An increasing number of people are now renting rather than buying. In fact, PwC has recently predicted that by 2025, 7.2m households will be in rented accommodation, compared to 5.4m in 2015.
With rising house prices, first-time buyers are renting for longer in order to afford. But the rental market can also be a challenge. As with most things, it’s much easier once you’re prepared, so here’s an overview of what you can expect so you can sail through the rental market.
Many of us choose to go into flatshares when renting. They’re often cheaper and they’re a great way of making new friends. But they can be a challenge, especially if you’re not the biggest fan of the person in the next room. So how can you be sure that you’ve landed on a good selection of housemates before you start renting? First things first – always meet them before you sign the contract. This seems obvious, but you’d be surprised how many people move in without any idea of who they’ll be living with.
Although there’s no definite way of being sure what they’re actually like to live with, there are a few things you can look out for when you meet them. Firstly, don’t be afraid to ask questions; go beyond what they do for a living, and ask what they do for fun, how often they’re in the house, and if they socialise together. All of this will add to the general atmosphere in the property. Secondly, take note of how well the house is being looked after when you visit for a viewing. If the bin is overflowing and there are dirty pots on the stove, it might not be for you if you like things to be clean and tidy. Finally, discuss how bills are split and paid. This will give you a good indicator of how organised your potential housemates are, and you can iron out any problems before signing for the property.
Finding the property
One of the best things about renting is that it’s temporary. Although this can feel like a downside, it does mean that you don’t need to think too far into the future and can find a property that suits your current lifestyle. To find a good rental property for you, make a list of all the things you require for your lifestyle and search for a property that fits the bill. And remember to prioritise; it’s unlikely that you’ll find the ideal property, so think about what is a must and what you can compromise on.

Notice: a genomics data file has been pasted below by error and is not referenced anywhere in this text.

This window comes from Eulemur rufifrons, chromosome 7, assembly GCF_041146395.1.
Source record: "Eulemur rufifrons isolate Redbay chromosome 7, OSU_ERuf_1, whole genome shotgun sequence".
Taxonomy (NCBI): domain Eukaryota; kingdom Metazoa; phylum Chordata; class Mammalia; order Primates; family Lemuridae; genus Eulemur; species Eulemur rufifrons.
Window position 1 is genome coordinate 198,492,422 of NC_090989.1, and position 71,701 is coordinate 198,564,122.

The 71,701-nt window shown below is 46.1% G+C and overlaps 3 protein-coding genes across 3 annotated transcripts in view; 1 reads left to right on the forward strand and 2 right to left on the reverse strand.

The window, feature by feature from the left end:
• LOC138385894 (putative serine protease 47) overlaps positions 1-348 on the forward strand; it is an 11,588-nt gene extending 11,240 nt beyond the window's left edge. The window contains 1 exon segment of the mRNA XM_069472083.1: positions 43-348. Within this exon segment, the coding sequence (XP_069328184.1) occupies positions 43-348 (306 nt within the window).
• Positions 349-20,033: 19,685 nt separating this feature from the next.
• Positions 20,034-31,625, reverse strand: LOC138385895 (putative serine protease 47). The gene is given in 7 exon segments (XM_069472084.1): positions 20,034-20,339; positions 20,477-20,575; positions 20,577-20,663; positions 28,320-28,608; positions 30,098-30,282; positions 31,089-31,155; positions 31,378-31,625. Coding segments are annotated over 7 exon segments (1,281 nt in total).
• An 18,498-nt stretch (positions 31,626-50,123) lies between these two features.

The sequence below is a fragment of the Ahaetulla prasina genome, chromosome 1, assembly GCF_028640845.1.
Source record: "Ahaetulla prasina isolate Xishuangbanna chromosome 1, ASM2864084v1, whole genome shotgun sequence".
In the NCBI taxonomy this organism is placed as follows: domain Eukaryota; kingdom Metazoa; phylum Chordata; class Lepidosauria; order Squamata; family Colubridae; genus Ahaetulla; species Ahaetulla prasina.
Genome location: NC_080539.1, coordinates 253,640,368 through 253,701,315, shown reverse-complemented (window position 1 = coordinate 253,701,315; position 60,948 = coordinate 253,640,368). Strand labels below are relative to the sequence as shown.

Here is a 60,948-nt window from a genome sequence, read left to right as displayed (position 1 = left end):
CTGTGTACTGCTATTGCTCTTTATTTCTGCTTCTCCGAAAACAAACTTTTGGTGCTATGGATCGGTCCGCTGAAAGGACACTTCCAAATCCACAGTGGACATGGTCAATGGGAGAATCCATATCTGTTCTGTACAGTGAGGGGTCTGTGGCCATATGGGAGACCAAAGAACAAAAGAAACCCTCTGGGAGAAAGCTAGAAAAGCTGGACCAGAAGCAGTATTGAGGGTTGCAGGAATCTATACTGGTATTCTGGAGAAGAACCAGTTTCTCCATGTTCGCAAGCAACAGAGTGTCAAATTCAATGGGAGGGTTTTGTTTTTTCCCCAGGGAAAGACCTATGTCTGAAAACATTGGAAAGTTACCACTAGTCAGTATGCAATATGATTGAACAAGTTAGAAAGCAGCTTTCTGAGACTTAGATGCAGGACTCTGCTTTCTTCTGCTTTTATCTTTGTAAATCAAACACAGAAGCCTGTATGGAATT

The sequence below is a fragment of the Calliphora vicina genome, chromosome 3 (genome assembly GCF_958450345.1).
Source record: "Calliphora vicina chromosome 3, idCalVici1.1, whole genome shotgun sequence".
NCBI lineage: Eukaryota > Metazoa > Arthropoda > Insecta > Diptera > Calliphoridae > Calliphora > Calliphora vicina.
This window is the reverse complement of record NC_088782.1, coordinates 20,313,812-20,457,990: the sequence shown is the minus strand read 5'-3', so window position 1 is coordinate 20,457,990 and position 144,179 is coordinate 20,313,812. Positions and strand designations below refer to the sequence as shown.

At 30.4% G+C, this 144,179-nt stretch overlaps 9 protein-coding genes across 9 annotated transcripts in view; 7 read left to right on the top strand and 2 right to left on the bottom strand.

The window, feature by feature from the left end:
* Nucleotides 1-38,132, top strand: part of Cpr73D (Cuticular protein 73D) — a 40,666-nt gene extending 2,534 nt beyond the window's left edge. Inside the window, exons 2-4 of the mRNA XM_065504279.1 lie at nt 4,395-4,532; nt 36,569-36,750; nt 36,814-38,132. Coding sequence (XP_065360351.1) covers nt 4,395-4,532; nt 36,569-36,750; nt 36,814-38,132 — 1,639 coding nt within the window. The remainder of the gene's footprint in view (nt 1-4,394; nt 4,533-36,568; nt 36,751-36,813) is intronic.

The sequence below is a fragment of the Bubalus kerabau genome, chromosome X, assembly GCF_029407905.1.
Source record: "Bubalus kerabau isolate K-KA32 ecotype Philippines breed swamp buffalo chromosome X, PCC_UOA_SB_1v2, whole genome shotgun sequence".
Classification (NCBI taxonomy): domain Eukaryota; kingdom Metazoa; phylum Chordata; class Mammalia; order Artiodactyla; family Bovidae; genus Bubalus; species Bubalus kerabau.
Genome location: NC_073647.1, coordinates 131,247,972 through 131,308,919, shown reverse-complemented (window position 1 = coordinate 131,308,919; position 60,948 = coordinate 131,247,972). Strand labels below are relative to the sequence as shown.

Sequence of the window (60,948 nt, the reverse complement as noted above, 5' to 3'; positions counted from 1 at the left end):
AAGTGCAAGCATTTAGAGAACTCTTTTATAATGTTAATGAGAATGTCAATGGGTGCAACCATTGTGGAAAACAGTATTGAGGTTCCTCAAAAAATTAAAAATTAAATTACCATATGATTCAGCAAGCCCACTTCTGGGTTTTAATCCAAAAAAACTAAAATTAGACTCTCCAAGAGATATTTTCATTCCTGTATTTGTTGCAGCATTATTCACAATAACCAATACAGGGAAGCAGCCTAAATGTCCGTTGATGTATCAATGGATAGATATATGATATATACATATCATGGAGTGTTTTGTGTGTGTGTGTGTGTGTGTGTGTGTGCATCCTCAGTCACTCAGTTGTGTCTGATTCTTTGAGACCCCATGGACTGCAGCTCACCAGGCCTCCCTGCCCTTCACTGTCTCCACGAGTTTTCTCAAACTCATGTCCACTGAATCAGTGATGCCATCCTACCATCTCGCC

Securing the property
The rental market moves extremely fast, so it’s important to be proactive in your search. Set aside time when you’re available for viewings and ask the lettings agent to take you to a few properties during each appointment so you can compare them easily. When you find a suitable property, be prepared to move quickly and put in an offer on the day or the next day.
It’s also a good idea to be prepared well in advance for the next few steps. Make sure you have funds for your deposit and references ready so the next part of the process runs smoothly. Informing the lettings agent that you have these available will put you in a strong position for securing the property.
It’s now a legal requirement that all lettings agents display their fees on the websites and in their offices. Sometimes, you also have to pay a holding fee to secure the property. Make sure you have a look at the fees before going on viewings so you know how much you will have to pay.
A rental deposit covers your landlord should you miss any rent or damage their property. They are typically between four weeks and eight weeks rent, but check this in advance so you can save the money.
It is a legal requirement that your deposit is put into a deposit protection scheme, so always check this before signing any contracts.
When it comes to getting your deposit back, it’s a case of looking after the property while you’re a tenant and reporting any problems. Check the inventory when you first move in and add any existing damage that you notice, making sure it is confirmed by the landlord. Take photos when you first move in and when you leave so you have proof of any previous damage to avoid being penalised. If the property is furnished, remember to take photos of what is present when you first move in and when you leave. All of this should be recorded on the inventory, so check everything is present and correct.
Tenants can get home contents insurance to cover the cost of their belongings under unforeseen circumstances. Most tenants won’t need to worry about buildings insurance as this should be covered by the landlord, but check this before signing for the property. You can get home contents insurance if you’re renting a shared property, but find out from the insurer exactly what you need to do to ensure you are covered.
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